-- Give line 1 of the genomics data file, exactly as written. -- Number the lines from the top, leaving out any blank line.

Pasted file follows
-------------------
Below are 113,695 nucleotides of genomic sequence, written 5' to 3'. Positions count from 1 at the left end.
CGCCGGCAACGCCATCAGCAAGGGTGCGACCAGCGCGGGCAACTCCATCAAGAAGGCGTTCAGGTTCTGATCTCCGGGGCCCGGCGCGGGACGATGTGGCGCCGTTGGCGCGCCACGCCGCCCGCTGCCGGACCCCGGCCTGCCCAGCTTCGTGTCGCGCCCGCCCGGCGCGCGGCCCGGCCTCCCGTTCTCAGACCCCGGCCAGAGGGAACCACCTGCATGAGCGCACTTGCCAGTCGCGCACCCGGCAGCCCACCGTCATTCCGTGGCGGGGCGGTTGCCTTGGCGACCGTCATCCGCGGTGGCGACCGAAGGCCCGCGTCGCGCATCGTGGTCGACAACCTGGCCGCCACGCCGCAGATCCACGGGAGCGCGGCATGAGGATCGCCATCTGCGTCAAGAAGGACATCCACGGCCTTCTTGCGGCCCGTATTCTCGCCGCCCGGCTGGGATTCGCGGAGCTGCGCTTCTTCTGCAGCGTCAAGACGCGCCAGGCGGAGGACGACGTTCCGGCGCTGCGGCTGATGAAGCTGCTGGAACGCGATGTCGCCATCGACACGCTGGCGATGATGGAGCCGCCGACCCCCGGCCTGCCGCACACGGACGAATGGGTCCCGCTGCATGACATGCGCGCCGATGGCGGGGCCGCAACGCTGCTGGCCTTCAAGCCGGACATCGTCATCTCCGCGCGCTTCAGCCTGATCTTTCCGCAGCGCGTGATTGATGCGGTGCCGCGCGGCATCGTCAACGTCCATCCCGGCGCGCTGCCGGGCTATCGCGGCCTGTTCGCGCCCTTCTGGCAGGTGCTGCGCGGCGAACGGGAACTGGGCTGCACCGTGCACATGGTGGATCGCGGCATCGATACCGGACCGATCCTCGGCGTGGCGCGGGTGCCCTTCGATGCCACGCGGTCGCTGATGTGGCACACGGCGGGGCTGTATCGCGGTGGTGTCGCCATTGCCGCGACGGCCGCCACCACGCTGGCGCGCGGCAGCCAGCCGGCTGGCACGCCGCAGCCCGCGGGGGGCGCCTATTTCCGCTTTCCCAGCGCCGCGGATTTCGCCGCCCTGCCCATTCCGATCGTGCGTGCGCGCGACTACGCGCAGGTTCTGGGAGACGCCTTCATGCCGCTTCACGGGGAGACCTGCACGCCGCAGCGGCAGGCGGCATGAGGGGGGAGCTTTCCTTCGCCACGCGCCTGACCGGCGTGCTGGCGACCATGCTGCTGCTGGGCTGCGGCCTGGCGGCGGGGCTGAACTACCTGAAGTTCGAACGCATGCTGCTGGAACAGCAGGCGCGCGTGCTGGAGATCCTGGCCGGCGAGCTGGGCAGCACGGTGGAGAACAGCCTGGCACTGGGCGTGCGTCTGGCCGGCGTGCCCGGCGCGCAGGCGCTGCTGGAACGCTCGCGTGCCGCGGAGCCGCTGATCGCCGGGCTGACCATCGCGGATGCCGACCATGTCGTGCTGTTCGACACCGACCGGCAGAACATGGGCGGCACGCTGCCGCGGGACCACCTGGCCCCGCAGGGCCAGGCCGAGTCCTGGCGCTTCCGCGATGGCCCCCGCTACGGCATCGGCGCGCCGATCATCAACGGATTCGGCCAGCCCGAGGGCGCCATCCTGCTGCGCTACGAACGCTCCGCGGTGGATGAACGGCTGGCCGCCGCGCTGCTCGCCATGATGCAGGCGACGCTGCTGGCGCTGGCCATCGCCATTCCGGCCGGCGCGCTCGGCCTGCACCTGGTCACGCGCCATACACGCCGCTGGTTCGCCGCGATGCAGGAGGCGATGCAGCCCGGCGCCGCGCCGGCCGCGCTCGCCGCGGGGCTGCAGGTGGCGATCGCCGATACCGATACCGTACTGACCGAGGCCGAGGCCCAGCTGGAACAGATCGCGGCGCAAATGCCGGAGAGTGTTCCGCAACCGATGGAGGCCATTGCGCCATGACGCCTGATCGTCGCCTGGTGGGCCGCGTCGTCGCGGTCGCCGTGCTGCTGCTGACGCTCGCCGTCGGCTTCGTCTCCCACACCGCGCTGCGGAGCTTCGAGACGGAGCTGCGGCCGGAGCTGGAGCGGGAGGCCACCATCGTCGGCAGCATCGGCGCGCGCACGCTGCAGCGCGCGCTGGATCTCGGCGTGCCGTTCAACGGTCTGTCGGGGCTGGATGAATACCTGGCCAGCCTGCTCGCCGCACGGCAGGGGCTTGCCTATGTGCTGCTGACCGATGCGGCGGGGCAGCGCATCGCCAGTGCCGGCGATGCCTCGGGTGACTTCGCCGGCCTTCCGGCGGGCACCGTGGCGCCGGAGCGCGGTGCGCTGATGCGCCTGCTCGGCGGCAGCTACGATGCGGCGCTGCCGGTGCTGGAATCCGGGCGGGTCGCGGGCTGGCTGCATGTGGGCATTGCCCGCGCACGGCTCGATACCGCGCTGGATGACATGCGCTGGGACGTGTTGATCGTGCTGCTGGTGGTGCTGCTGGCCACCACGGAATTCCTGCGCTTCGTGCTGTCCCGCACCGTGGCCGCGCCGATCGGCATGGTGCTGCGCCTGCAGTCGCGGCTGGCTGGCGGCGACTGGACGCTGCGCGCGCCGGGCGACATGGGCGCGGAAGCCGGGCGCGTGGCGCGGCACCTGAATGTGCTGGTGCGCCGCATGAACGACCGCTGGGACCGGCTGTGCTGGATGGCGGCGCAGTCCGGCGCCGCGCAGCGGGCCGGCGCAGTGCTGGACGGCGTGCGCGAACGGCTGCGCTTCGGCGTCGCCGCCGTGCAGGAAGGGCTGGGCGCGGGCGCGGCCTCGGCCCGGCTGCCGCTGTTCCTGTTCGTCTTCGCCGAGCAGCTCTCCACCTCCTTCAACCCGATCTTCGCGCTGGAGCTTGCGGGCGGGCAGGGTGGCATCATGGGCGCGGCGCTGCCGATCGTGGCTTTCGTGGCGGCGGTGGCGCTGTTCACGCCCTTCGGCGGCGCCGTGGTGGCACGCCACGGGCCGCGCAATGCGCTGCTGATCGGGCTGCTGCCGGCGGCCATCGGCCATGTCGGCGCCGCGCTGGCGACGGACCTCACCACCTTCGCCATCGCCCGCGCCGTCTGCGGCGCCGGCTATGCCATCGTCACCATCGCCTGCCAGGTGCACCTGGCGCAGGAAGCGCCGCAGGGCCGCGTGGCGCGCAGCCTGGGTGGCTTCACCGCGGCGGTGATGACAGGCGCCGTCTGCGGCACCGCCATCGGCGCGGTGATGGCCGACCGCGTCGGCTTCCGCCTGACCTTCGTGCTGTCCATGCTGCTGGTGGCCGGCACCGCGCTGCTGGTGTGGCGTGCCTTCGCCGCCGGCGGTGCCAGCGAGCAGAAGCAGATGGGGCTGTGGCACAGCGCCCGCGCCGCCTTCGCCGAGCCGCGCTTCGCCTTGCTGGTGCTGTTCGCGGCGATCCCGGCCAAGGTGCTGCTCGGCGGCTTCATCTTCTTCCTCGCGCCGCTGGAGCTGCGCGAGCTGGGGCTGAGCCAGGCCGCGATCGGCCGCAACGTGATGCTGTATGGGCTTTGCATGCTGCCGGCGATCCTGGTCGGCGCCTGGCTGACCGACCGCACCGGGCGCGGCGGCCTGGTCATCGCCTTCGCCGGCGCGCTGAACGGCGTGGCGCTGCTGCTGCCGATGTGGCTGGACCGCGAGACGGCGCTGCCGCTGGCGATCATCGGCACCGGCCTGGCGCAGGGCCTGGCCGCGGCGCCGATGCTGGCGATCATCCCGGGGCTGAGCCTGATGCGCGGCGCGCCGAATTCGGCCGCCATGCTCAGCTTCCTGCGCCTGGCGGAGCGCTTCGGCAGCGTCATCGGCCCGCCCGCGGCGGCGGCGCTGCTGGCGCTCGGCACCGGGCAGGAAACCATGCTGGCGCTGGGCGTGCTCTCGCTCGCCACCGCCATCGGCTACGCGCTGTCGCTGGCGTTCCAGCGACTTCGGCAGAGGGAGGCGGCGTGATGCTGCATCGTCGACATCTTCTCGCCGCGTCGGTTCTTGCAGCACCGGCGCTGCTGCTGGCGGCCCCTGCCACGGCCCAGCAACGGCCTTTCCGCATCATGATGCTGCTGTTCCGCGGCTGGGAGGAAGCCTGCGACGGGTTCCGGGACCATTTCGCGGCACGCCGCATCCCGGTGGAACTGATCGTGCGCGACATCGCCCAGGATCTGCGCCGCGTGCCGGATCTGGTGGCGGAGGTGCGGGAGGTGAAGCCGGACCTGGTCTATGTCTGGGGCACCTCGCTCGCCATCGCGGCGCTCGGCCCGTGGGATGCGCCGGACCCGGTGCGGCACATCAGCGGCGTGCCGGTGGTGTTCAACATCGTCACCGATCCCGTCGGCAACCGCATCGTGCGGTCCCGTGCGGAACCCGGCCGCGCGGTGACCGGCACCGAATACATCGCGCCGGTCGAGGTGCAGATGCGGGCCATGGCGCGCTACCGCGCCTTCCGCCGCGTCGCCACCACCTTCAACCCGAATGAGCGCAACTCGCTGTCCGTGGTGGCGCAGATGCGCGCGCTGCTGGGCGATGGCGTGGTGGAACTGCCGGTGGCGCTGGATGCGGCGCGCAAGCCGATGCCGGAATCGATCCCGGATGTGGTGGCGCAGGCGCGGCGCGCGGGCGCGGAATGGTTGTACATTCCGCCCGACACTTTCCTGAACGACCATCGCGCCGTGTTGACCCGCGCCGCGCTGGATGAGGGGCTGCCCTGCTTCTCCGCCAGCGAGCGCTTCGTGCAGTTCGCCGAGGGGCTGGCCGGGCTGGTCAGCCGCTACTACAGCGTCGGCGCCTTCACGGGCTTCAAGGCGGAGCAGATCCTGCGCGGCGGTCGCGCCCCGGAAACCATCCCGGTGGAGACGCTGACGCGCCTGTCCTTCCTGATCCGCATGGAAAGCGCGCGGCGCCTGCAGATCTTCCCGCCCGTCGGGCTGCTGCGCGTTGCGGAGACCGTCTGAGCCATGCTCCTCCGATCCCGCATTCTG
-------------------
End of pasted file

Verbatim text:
Below are 113,695 nucleotides of genomic sequence, written 5' to 3'. Positions count from 1 at the left end.